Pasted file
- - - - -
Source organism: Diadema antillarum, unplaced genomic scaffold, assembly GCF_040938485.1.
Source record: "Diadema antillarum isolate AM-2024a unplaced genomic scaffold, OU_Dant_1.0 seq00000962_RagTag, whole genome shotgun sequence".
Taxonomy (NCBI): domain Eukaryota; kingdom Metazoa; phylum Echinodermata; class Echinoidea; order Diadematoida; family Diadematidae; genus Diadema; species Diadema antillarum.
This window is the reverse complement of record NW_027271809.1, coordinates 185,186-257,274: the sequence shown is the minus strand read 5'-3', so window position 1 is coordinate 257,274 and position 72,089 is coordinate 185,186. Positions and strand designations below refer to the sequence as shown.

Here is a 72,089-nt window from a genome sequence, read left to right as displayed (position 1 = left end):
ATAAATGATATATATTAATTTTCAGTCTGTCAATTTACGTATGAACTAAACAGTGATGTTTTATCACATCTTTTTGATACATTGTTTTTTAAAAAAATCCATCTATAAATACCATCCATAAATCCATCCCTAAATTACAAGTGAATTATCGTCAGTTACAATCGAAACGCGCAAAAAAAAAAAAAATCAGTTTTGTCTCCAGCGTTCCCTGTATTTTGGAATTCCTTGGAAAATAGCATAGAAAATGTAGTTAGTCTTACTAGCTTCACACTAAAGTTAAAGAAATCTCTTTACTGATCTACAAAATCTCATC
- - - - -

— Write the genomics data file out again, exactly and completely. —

Source organism: Diadema antillarum, unplaced genomic scaffold, assembly GCF_040938485.1.
Source record: "Diadema antillarum isolate AM-2024a unplaced genomic scaffold, OU_Dant_1.0 seq00000962_RagTag, whole genome shotgun sequence".
Taxonomy (NCBI): domain Eukaryota; kingdom Metazoa; phylum Echinodermata; class Echinoidea; order Diadematoida; family Diadematidae; genus Diadema; species Diadema antillarum.
This window is the reverse complement of record NW_027271809.1, coordinates 185,186-257,274: the sequence shown is the minus strand read 5'-3', so window position 1 is coordinate 257,274 and position 72,089 is coordinate 185,186. Positions and strand designations below refer to the sequence as shown.

Here is a 72,089-nt window from a genome sequence, read left to right as displayed (position 1 = left end):
ATAAATGATATATATTAATTTTCAGTCTGTCAATTTACGTATGAACTAAACAGTGATGTTTTATCACATCTTTTTGATACATTGTTTTTTAAAAAAATCCATCTATAAATACCATCCATAAATCCATCCCTAAATTACAAGTGAATTATCGTCAGTTACAATCGAAACGCGCAAAAAAAAAAAAAATCAGTTTTGTCTCCAGCGTTCCCTGTATTTTGGAATTCCTTGGAAAATAGCATAGAAAATGTAGTTAGTCTTACTAGCTTCACACTAAAGTTAAAGAAATCTCTTTACTGATCTACAAAATCTCATC